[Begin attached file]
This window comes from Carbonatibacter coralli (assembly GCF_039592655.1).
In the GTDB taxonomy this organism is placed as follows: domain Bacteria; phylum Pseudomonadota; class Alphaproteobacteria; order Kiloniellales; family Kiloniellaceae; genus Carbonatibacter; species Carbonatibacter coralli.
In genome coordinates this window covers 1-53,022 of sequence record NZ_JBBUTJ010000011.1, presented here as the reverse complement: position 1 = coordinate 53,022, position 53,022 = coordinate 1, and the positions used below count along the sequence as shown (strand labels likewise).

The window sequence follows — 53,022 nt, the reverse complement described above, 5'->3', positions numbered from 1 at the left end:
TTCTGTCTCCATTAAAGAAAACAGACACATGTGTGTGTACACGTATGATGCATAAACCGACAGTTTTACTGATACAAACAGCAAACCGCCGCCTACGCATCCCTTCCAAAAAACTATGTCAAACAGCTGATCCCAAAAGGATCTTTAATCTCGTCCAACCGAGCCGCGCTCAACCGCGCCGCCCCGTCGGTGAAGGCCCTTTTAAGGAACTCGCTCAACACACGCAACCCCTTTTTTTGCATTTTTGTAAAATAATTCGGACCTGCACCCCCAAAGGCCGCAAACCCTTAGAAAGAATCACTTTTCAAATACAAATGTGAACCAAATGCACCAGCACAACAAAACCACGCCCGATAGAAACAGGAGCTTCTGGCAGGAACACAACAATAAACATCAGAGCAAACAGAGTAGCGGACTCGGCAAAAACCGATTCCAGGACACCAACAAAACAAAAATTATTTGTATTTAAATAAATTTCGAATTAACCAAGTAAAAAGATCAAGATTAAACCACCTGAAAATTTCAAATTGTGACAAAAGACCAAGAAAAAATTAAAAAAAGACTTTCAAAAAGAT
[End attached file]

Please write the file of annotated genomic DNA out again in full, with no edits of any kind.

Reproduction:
This window comes from Carbonatibacter coralli (assembly GCF_039592655.1).
In the GTDB taxonomy this organism is placed as follows: domain Bacteria; phylum Pseudomonadota; class Alphaproteobacteria; order Kiloniellales; family Kiloniellaceae; genus Carbonatibacter; species Carbonatibacter coralli.
In genome coordinates this window covers 1-53,022 of sequence record NZ_JBBUTJ010000011.1, presented here as the reverse complement: position 1 = coordinate 53,022, position 53,022 = coordinate 1, and the positions used below count along the sequence as shown (strand labels likewise).

The window sequence follows — 53,022 nt, the reverse complement described above, 5'->3', positions numbered from 1 at the left end:
TTCTGTCTCCATTAAAGAAAACAGACACATGTGTGTGTACACGTATGATGCATAAACCGACAGTTTTACTGATACAAACAGCAAACCGCCGCCTACGCATCCCTTCCAAAAAACTATGTCAAACAGCTGATCCCAAAAGGATCTTTAATCTCGTCCAACCGAGCCGCGCTCAACCGCGCCGCCCCGTCGGTGAAGGCCCTTTTAAGGAACTCGCTCAACACACGCAACCCCTTTTTTTGCATTTTTGTAAAATAATTCGGACCTGCACCCCCAAAGGCCGCAAACCCTTAGAAAGAATCACTTTTCAAATACAAATGTGAACCAAATGCACCAGCACAACAAAACCACGCCCGATAGAAACAGGAGCTTCTGGCAGGAACACAACAATAAACATCAGAGCAAACAGAGTAGCGGACTCGGCAAAAACCGATTCCAGGACACCAACAAAACAAAAATTATTTGTATTTAAATAAATTTCGAATTAACCAAGTAAAAAGATCAAGATTAAACCACCTGAAAATTTCAAATTGTGACAAAAGACCAAGAAAAAATTAAAAAAAGACTTTCAAAAAGAT